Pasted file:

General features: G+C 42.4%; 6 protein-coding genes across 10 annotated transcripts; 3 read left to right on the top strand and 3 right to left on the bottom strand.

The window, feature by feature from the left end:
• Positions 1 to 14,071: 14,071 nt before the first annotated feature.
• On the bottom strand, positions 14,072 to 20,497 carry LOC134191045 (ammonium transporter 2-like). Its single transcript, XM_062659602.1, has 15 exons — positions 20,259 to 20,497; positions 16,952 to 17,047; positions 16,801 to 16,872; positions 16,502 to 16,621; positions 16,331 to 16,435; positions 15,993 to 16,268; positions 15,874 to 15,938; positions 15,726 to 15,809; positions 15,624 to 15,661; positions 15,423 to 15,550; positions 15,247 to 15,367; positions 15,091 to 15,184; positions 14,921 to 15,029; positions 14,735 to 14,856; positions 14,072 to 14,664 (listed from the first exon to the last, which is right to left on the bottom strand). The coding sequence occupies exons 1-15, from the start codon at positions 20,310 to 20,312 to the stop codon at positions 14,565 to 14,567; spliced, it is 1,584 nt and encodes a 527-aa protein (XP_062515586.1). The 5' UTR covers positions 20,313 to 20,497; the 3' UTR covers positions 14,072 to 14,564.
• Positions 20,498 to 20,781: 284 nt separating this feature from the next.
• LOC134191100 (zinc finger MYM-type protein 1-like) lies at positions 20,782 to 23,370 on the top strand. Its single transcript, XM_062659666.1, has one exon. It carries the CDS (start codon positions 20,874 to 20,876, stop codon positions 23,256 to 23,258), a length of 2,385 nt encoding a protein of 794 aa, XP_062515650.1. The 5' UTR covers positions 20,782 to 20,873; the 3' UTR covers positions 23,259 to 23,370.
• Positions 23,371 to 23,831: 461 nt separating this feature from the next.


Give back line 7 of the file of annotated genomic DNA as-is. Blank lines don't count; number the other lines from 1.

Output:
• Positions 23,371 to 23,831: 461 nt separating this feature from the next.